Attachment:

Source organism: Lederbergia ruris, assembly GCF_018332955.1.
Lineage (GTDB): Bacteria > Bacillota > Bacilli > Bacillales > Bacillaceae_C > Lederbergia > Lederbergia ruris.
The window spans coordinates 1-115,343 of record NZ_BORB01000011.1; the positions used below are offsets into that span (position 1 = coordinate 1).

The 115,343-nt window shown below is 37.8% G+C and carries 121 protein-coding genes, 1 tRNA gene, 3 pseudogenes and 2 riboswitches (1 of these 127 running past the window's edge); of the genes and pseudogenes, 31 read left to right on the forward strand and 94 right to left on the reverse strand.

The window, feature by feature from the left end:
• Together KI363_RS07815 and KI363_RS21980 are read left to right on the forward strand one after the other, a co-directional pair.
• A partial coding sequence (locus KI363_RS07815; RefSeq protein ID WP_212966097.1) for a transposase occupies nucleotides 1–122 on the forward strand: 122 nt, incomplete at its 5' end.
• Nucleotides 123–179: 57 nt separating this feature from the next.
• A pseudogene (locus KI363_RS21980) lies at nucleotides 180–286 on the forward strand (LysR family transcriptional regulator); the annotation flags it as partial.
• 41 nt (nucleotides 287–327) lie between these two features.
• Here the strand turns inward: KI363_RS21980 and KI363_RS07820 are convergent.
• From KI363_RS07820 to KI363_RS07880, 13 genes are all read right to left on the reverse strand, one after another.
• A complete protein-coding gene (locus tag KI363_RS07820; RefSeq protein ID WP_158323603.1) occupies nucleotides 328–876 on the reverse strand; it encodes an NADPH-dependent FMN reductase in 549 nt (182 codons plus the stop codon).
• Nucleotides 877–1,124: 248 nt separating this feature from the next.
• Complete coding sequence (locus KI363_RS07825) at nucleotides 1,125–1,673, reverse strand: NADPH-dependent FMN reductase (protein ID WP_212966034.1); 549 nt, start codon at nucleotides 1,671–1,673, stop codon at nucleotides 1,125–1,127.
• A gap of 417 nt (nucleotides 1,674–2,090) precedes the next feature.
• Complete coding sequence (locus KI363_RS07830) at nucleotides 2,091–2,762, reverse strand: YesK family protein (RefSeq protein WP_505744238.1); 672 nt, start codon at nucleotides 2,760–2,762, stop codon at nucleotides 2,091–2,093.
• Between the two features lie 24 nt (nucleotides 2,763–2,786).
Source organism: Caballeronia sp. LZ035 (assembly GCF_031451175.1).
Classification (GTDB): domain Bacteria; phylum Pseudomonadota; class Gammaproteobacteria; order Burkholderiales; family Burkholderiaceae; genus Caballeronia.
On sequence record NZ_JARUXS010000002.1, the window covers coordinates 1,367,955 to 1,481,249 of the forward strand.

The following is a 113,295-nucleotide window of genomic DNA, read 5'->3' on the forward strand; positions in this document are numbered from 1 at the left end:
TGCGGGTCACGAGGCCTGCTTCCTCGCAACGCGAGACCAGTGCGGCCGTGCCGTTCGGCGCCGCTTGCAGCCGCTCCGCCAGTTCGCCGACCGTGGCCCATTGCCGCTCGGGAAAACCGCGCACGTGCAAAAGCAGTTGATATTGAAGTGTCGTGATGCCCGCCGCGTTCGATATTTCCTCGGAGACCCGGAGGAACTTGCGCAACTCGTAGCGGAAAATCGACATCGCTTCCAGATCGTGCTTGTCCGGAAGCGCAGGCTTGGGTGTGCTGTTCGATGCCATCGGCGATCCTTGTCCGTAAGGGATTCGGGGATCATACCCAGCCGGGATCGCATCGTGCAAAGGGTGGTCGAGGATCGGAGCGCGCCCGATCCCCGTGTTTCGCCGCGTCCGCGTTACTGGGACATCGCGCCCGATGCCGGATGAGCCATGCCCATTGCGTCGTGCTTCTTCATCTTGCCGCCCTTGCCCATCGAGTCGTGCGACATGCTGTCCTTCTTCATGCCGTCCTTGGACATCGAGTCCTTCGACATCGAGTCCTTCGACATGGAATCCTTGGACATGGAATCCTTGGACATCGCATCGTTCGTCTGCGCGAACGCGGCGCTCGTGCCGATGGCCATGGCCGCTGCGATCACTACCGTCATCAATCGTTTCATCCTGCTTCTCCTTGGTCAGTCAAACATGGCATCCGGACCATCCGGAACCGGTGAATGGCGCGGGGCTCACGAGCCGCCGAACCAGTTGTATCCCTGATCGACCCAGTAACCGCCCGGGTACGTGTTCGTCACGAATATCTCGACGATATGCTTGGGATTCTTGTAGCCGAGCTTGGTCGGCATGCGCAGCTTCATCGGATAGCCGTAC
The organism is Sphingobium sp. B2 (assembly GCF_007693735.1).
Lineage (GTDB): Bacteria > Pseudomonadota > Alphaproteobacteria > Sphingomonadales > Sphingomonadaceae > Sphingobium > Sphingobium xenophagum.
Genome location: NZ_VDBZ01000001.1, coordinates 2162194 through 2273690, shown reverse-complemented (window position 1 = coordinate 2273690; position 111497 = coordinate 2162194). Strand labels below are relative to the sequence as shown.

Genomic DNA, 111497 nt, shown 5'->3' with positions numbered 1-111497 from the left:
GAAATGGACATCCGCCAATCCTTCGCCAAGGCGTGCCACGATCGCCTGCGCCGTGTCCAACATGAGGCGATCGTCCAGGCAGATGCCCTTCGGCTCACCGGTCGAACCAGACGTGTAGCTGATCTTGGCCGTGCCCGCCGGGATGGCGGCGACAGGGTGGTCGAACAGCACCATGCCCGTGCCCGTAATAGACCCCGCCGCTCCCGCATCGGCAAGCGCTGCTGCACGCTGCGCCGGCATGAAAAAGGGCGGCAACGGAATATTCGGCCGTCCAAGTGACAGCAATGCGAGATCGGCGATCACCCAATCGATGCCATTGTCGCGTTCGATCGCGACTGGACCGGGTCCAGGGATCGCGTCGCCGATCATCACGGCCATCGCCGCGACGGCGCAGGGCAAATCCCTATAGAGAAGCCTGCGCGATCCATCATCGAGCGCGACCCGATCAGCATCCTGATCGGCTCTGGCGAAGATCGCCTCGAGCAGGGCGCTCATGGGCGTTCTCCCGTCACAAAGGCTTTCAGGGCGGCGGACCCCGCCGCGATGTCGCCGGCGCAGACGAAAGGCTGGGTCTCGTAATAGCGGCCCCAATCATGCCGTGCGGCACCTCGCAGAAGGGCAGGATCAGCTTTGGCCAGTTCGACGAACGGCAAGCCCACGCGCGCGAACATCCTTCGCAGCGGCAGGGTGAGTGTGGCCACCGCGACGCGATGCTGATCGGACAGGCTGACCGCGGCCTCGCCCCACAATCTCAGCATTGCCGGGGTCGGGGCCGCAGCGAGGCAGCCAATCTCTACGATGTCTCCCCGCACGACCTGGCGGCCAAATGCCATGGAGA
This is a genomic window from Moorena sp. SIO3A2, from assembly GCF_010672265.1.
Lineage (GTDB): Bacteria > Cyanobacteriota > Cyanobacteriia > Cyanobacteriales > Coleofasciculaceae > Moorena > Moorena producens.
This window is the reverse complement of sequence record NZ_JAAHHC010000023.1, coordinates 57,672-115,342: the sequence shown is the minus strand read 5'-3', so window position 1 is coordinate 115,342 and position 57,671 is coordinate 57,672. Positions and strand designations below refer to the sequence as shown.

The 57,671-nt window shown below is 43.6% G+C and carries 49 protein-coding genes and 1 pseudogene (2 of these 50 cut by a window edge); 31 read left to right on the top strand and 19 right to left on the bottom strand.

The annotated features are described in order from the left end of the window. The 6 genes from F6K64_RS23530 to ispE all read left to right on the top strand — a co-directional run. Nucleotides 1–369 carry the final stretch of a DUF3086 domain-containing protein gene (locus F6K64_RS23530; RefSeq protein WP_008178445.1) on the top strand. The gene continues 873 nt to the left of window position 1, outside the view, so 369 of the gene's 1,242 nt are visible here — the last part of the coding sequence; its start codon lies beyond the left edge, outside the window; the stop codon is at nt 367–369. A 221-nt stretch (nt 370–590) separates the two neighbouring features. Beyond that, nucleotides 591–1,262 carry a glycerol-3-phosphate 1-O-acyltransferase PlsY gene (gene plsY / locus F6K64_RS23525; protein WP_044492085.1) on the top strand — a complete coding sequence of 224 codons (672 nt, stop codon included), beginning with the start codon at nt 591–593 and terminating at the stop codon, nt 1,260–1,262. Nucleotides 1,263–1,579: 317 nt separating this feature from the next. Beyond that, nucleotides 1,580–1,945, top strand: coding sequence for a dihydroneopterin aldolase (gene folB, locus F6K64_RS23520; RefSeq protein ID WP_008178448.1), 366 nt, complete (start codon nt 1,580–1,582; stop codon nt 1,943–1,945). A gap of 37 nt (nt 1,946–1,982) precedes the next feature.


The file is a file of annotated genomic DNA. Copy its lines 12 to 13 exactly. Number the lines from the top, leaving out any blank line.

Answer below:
• From KI363_RS07820 to KI363_RS07880, 13 genes are all read right to left on the reverse strand, one after another.
• A complete protein-coding gene (locus tag KI363_RS07820; RefSeq protein ID WP_158323603.1) occupies nucleotides 328–876 on the reverse strand; it encodes an NADPH-dependent FMN reductase in 549 nt (182 codons plus the stop codon).